Keith planted the peas. We are hopeful this will improve soil health in this area of the garden. Peas are a legume which is a plant that has nodules on its roots which naturally put nitrogen back into the soil. Other plants that are also legumes include alfalfa and soybeans.

Keith planted the peas. We are hopeful this will improve soil health in this area of the garden. Peas are a legume which is a plant that has nodules on its roots which naturally put nitrogen back into the soil. Other plants that are also legumes include alfalfa and soybeans.

Keith helped plant the vines in our mulch this week. This included transplanting plants we started earlier this spring, as well as, starting some by seed.

Keith helped plant the vines in our mulch this week. This included transplanting plants we started earlier this spring, as well as, starting some by seed.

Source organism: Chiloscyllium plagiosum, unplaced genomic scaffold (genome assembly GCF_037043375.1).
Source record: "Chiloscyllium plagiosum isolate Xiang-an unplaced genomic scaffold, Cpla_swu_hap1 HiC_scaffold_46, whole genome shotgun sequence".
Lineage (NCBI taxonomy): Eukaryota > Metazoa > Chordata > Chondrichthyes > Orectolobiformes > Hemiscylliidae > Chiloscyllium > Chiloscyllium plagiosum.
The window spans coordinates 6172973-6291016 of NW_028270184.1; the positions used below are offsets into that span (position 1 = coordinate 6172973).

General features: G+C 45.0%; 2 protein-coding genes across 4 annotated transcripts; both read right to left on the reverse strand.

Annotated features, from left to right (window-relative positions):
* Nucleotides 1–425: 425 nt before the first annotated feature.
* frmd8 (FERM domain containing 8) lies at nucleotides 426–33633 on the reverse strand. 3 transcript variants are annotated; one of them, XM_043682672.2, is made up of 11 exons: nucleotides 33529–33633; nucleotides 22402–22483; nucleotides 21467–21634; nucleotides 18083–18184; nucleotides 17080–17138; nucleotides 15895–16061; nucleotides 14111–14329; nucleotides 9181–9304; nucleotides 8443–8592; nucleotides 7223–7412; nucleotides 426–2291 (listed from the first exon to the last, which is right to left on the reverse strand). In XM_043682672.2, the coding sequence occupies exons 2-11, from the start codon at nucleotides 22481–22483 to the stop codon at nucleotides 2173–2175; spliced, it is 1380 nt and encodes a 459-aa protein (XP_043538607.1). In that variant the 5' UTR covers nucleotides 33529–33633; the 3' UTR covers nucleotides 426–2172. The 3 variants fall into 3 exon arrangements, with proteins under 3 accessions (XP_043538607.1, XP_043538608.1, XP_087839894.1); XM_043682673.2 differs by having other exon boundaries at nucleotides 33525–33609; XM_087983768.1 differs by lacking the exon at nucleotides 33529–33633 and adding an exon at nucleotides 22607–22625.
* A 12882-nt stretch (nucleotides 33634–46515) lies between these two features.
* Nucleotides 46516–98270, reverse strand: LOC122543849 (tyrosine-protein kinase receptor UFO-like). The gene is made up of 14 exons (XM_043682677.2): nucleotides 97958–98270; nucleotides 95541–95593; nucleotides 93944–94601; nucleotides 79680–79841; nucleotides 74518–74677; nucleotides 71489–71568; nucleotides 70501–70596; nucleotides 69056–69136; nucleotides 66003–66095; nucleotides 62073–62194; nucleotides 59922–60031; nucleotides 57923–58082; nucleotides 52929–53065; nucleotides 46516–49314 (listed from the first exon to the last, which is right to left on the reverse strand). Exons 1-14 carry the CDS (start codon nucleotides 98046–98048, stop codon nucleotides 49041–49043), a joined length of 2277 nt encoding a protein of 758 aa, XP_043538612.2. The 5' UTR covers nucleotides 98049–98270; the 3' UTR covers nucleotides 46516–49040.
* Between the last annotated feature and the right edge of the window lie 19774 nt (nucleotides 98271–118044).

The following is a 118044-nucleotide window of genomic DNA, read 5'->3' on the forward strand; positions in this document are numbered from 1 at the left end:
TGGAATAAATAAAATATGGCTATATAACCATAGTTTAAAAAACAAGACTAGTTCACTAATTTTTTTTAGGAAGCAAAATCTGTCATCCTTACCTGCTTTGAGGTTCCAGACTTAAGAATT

Recipe of the Week

Our family loves this recipe – this is the jam in our refrigerator. I make a variety (blueberry, cherry, strawberry, raspberry) and place in the freezer. When we need another jar of jam, I simply thaw it out in the refrigerator. If we are running low on our supply of jam, I go to the freezer and take out some rhubarb that I have already chopped up and frozen in a Ziploc bag, premeasured with the bag labeled 6 cups rhubarb and stock up on our supply.

Rhubarb Jam

Mix together and set aside until a juice forms

6 cups rhubarb sliced into 1/4 to 1/2 inch pieces

3 cups sugar

Next:

Add one can of pie filling (cherry, raspberry, blueberry, strawberry)

Cook these ingredients for 20 minutes. Remove from heat and add 1 package of 3 ounce Jello (use Jello that is of the same flavor as the pie filling). Mix well. Pour into containers. Refrigerate or freeze.

Wash you rhubarb under cold running water. Cut off each end and cut out any bad spots. Cut it into 1/4 inch pieces. I believe in engaging the kids in the process. Everything does take a tad longer now but should empower them to do more in the end.